1 KINDA bueSS 

THfyVE CAOsseo 
THE RIVER 
Ry NOW 

boss/ 



OOSH // 
WONT HE 
BAOe/ 



WC LI. HAVE A 
LOOK AT THE 
CANTON ON Odd 



■ HATS THE INDIANS 
CAMP., .AND THEREb 
ONE OP THE VARMINTS 
BEHIND A ROCK 



’ LOOKS AS IF THE BOSS 
IS GOINO TO LOSE SOME 
. CATruE-coM« on/ UT'S 
V WARN THE boys/ 



IHIS RANGE 
IS GONNA 

') HUM/y 



PLENTY BIG 
STEERS BY 



THE NEW GAS TURBINE-ELECTRIC LOCOMOTIVE 



A lu Brilisil RailMa)s that Mill roa oa (he Western krgioii Section 

■.cagth Ton. Wright 117 Ions. 

KKV TO ( vri,l: OK OPKRATIONS 







I. Air emr>' I'roai grill at side of loconoliir. Z. l arhinr air compressor, .t. C iHnprrssnl 
air pipe to proticatcr. 4. ( on^rsacd air passes ihrough pipes of prr-bratrr »liicli arc 
healed by exhanst gases. Oil fad spray norylc. h. Air and fuel arc mixed and ftrrd 
in ronibiWtioa ebamher. 7. igniter for starting up. 8. Klamc lube. V. fits turbine, 
drisen b> expandii^ bM gases, drives the air compressor and geuerator through main 
shaft. 111. Hot exhanst gases passing upwards between lubes of pre-healer. II. Kixhausl 
gasc.s to atmosphere. A. Kcduclion gears driving generator. B. (leneralor which produces 
dectric power for driviiQ the motors. < '. KJecIric rabies In ma>lor>^|jyjJi^K.k'Ctrir nH>lors 
and redaction gears driving the four main axles. K.Ii. IKrivef^OTOtrur car cach^jaAi 



Vl mf >' i 

m ' V- i 

7 mI * - ' 




















A R O O # 



BY DAN£T. DUBRISAY. GENESTRE 



AM ANDRE SARAU-I 
PRODUCTION 





MR. LARKINS HERE 
DIRECTOR OF THE 
I AM DCUOHTED 
HEAR VUu'RC 
COULD you COME 
AND SEE Mf STRAIul 

MOST IMPORTANT 
PROPOSiriON TO PU 
TO VUU . . . 



HEROES OF THE CLOUDS 




THE CONQUEST Of THE AIR PROVIOES A THMUINO STORY 
OFAOIIEVCMCNT IN IHE FACE Of GREAT Olff ICWLTIES. 
HOW AEROPLANES DEVELOPED FROM FUMSY AFFAIRS 
OF WOOD AND WIRE TO THE SLEEK JET PROPELLED 
MACHINES Of TODAY Wia BE EXPLAINED EACH WEEK 
BY THE NICHOLSONS . . .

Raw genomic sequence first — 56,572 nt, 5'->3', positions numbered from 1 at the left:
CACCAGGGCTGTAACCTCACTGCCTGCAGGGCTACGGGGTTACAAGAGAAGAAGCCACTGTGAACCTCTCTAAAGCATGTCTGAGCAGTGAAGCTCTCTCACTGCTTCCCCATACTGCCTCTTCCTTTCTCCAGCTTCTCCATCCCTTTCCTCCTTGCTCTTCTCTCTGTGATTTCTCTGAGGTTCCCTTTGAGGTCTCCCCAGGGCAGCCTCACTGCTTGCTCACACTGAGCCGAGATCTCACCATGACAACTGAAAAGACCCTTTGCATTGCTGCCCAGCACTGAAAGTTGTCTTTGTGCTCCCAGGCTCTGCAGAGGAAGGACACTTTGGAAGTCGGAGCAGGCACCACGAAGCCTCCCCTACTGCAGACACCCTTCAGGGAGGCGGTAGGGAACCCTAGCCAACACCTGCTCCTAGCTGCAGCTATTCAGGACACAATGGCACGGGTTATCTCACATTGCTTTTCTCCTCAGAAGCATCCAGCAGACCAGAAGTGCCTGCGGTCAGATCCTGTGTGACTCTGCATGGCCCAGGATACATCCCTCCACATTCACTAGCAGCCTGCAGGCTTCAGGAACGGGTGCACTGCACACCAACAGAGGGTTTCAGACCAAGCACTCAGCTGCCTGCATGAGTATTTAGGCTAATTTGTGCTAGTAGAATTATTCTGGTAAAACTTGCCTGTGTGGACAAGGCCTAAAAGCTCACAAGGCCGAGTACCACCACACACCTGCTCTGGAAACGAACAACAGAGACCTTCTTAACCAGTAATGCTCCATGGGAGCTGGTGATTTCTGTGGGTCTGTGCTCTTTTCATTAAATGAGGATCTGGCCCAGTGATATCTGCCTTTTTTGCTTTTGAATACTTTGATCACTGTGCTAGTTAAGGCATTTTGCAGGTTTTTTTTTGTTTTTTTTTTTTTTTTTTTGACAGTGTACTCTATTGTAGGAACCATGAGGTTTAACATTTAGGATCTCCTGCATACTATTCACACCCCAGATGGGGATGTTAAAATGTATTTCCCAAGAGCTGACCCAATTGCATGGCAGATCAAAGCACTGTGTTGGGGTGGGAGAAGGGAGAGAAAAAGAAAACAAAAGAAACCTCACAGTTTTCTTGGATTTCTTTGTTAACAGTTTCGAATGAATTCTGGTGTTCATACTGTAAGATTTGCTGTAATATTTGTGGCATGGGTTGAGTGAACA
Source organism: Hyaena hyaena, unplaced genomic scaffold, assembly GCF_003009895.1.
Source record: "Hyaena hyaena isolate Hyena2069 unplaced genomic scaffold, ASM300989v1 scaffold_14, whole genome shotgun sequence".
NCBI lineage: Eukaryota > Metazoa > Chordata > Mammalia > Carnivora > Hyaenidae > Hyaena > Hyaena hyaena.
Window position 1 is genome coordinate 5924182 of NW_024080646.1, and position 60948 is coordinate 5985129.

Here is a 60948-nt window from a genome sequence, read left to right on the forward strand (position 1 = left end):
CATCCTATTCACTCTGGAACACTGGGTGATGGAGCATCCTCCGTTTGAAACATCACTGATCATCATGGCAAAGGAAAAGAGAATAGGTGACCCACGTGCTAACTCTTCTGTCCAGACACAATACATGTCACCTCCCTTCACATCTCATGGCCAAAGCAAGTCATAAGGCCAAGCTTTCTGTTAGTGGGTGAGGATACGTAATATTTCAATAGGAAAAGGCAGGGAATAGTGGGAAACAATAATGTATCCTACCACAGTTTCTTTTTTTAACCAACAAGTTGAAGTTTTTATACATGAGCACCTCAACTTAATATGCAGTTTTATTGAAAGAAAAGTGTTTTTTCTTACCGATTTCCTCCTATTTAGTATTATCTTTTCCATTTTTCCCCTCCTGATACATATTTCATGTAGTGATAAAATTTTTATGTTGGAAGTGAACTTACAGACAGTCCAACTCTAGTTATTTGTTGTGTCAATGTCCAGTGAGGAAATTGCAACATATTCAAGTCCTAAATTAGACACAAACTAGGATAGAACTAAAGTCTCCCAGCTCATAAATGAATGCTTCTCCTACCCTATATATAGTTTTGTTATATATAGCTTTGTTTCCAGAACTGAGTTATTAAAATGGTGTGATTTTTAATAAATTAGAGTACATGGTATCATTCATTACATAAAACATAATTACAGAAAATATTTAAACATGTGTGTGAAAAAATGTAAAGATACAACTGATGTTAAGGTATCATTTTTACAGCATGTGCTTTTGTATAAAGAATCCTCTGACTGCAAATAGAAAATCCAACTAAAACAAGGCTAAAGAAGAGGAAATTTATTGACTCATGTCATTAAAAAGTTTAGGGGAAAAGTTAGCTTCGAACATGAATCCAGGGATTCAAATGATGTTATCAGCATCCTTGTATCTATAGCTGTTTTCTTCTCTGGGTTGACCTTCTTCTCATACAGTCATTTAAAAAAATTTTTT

LEFT . MEET CAPT. ftfilAN NICHOLSON. D.S.a 
ONE OF OUR EARLIEST PIONEERS AND AN 
'ACE'OF THE FIRST WORLD WAR. HE WILL 
TELL YOU OF THE STRUGGLES AND ACHIEVE- 
-MENTS OF THE FIRST MEN TO FLY. 

RIGHT . SQN.LDR.'DICIC'NICHOLSON.O.F.C, 
.HIS SON. IS A TEST PILOT FORA LEADING* 
\ AEROPLANE COMPANY ANDA'RATTLE OF 
1 BRITAIN' VETERAN, HE WIU KEEP YOU INj 
kS TOUCH WITH ALL THE LATEST OEVEIOP-/ 
► 4-MENTS IN THE WORLD OF AVIATION. M 




LEFT . THE FARMAN-TYPE 

Shane flown bycapt. 

BRIAN NICHOLSON IN 1010 
MAXIMUM SPEED WAS 
S5 M.PH.WITH ASOHP 
GNOME ROTARY ENGINE 
NO PROVISON WAS MADE 
FORTMECOMFORTOFTHE 
PILOTASYOUCAN SEE.' 



RIGHT THE IMAGINARY 
'phantom' JET- PROPE LIED 
FIGHTER FLOWN BV'DICK' 
MCHOISON ENeoMES ALLTM 
UTESr DESIGN FEATURES 
SUCH AS SWEPT BACK WINGS 
AND LONG RANGE TANKS ANO 
IS NEARLY TWELVE TIMES AS 
FAST AS1HE FARMAN.^ 



CAPT NKHOLSON WtU DESCRIBE THE FIRST 
ASCENT BY MAN IN AHOT-AiRBALLOON. 



^-DISCOVERING' 





bj^ John Djfke 



REAL LIFE MYSTERIES' 




THE LOST LINER 

They bunched the Wiwatak on the Qyde in 
theeaify sprinsof 1908. Ihenien who buih 
her t«id she was a fine ship. She made her 
maiden voya^ in Novendcr, 1908. 

On 27th April 1909 the U'irciah saibd for 
Austnlb. CM her homeward tun vb South 
Africa, she steamed into Durban on the,2Sih 
July. She took on 2S0 (onsoToual, inenaaed 
ho- paasmgrrs to 92 and sailed for Capetown 



neat day. 

At tunriae on the morning of 27th July, the 
H'araiah overtook a big freighter, the Cbm 
Uacintyre, also steaming down the ccwst. 
Neither ship had witeless. They spoke with 
signal lamps. 

“What ship ate you?" asked the Ckm 
Maclniyre. 

“ Wmaiah, bound for London." 

“ Cbm UaclHijm! here," answered the 
freighter. " Also bound Londotu Cktodbye." 



The officers on the CIm Atmrlinyrr's 
bridge watched the big Uner d isa pp ea r over 
the horizon ahead. Th^ were the last men 
to sec the H'artaak. Nothing mare was ever 
heard of hm'.